“This is war. No, this is Sparta.”
Bringing back the comedic duo from Edgar Wright’s Shaun of the Dead (2004) sounds like the greatest idea since sliced bread, enriching our lives with a hefty dose of nostalgia. So when Crispian Mills’ comedy-horror Slaughterhouse Rulez (2018) came along, presenting Simon Pegg and Nick Frost in a contemporary take on comedy-horror, things seemed too good to be true. However, the British-American-Canadian production leaves a bittersweet aftertaste, despite its fast-paced story and satirical take on teenage eccentricity. So where does it all go wrong?
Don Wallace (Finn Cole) is sent off to Slaughterhouse, a prestigious boarding school for the elite of the future. With his Northern accent and a more relaxed approach to social interactions, he stands out like a sore thumb, attracting the curious eye of his crush, Clemsie (Hermione Corfield). His circumstances are only aggravated by his roommate Willoughby (Asa Butterfield), who’s scraping the barrel of the school’s social hierarchy. Both of them become the prime victims of their house’s head boy, Clegg (Tom Rhys Harries), whose military ruthlessness causes even their headmaster The Bat (Michael Sheen), and their supervisor Meredith (Simon Pegg) to tremble in their boots. When a strange explosion sets wild beasts free from the depths of the earth, Don and the rest will have to fight for survival.
The earlier connection between Slaughterhouse Rulez and Shaun of the Dead must be put to rest here, despite the filmmakers’ ardent efforts. The film’s creatures are more satirical than horrifying, with their poor rendering and complete detachment from the human element that is so magnetising in Edgar Wright’s work. Simon Pegg and Nick Frost are understandably moved to the back, seeing as younger faces need to be promoted to connect to a younger audience.
However, there is something monumentally tragic about this manoeuvre. Though still somewhat comedic, the duo’s wit is stripped to a parody of adulthood seen through the eyes of disdainful teenagers. Presented as staggeringly useless in the face of danger and tragedy, they are eviscerated one by one, including the great Michael Sheen, whose brief acting injects some actual dread into the film’s otherwise dimmed comprehension of suspense.
The true success of all comedy-horror iterations rests in the thicky-woven fabric of irreproachable humour and clever editing. That’s what makes Edgar Wright’s Hot Fuzz (2007) so timeless, for example. In Spaughterhouse Rulez, comedy rests more on the world within the film than the plot itself. The greatest joke seems to be the actual boarding school. We are presented with a spoof of the “houses” we all know from Hogwarts, with the protagonist’s quarters being dubbed “Sparta”. This seems appropriate, seeing as it’s run by Clegg, a posh, platinum-blonde autocrat sporting a long cane to beat misbehaving fellow students with.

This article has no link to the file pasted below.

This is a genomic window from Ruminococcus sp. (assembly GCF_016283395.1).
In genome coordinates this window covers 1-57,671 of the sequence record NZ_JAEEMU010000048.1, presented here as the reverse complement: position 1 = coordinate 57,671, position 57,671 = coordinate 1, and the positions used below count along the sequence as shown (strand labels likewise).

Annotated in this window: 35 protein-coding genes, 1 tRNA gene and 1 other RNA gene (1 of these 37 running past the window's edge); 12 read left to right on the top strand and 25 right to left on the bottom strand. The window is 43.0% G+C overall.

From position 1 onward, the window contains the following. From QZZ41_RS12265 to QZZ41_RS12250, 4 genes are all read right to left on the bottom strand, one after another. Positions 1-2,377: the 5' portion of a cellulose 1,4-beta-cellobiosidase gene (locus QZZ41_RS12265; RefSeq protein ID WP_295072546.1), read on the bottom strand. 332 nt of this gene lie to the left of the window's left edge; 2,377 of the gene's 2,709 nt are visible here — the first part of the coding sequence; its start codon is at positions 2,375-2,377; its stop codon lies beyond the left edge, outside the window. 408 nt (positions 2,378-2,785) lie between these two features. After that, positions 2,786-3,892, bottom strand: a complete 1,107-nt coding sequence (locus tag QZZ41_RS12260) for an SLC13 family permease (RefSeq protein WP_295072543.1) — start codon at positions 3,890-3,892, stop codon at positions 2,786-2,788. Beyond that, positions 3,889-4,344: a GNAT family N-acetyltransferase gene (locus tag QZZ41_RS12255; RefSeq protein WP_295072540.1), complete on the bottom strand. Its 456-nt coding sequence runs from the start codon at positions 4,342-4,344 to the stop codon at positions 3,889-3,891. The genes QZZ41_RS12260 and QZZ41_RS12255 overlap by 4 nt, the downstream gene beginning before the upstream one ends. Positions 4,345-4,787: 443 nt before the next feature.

Aside from the reference to the world of Harry Potter, the hostile environment of the school brings to mind Nick Moore’s Wild Child (2008). Sadly, it outshines this film in terms of its on the mark dialogue, which at least managed to capture the more eloquent of teenage interactions. Slaughterhouse Rulez seems to rely on the mania behind some of its characters instead, forgetting to develop a connection between the audience and the rest of the entourage. So when they start being devoured by the supernatural beasts, all the spurting fake blood in the world can’t make up for the passive disinterest we feel. Surprisingly, Clegg appears the most human of the bunch, and we end up sympathising with a slightly deranged antagonist.
While juggling the ever-elusive mystery of what might appeal to teenagers, and the film’s haphazard take on gory scenes, the script does address such issues as climate change and political unrest. However, seeing as adults are not the target audience, it’s hard to tell if these subliminal messages were meant to reach anyone in the end. The characters’ literal reference to E. L. James’ 50 Shades of Grey (2011) seems to confirm this, as blunt in the dialogue as the often reiterated presence of the “smokers’ corner”. There is no clearer indication of a film trying to be appeal to teenagers than the exhaustive mention of seeking a puff on a cigarette whenever stress overwhelms them. Cue endless eye-rolling.
All in all, Slaughterhouse Rulez is too chaotic to be engaging, and too blind to the talent it could have utilised to seem endearing. With its constant references to suicide and “the ecstasy of death”, it is entirely too predictable to offer a new take on any teenage story we’ve already seen. That being said, Tom Rhys Harries as a reincarnated Draco Malfoy is a pleasant surprise that washes away some of the acrid aftertaste the movie leaves behind.
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